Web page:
The centrality of ethics and corporate social responsibility (CSR) to the corporate marketing perspective serves as a point of differentiation for the field within the broader marketing discipline. Currently, there is a lack of clarity around the ‘transparency’ construct, which is an integral if ill-defined dimension of ethics and CSR in marketing. A shared understanding of the transparency construct is thus a significant gap within corporate marketing theory. Addressing that gap is the purpose of this paper.
The approach in this paper is conceptual. In developing a detailed definition of transparency, the paper draws on core papers in corporate marketing theory as well as organisational transparency.
Rawlins’ (2009) multi-layered definition of the transparency construct is identified as appropriate for adoption in the corporate marketing context. Each of the six layers of his definition is analysed to understand what is implied and what the application of the construct means for corporate marketing practice. The implications are that the application of transparency in corporate marketing requires that a positive and proactive approach to information-sharing is adopted; the default position is to share information with stakeholders; both good and bad news are shared; the criteria – accuracy, timeliness, balance and unequivocality – are applied to all information prior to releases; an organisation commits to empowering stakeholders; and there is recognition of an obligation to account to stakeholders.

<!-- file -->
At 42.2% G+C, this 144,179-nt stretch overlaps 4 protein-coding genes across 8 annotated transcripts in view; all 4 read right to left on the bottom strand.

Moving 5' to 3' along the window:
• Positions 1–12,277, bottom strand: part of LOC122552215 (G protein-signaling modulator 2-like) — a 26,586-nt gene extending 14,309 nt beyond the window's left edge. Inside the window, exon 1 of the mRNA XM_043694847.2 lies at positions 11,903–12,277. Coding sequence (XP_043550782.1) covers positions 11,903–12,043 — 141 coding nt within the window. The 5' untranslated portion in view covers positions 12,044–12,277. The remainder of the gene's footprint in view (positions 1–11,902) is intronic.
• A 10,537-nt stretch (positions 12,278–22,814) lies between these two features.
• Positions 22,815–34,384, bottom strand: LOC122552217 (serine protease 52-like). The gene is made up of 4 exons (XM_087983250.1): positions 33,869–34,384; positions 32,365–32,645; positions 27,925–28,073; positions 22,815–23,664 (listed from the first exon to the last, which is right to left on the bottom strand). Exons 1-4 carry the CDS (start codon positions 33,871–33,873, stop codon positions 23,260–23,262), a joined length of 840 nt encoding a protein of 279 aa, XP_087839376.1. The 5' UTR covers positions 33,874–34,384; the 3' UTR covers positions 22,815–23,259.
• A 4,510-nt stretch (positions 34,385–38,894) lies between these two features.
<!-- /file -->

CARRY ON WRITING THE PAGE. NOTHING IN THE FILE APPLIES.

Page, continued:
The paper is conceptual in nature and does not apply the definition of the transparency construct to empirical data. It is likely that empirical research will lead to further refinements and amendments. The paper should therefore be considered as a starting point for this empirical work.
The paper provides a detailed definition of the transparency construct, which includes a discussion of what the application of the transparency construct implies and what it means for the practice of corporate marketing. The definition and its practical application are summarised in table form as a guide for both researchers and practitioners of corporate marketing. The table may serve as a guide for evaluating current organisational performance and for embedding transparency in corporate marketing practice.
This study appears to be the first paper to address the gap in the corporate marketing literature in relation to the transparency construct. This conceptual paper therefore provides a foundation for further empirical research into the application of the transparency construct in corporate marketing.
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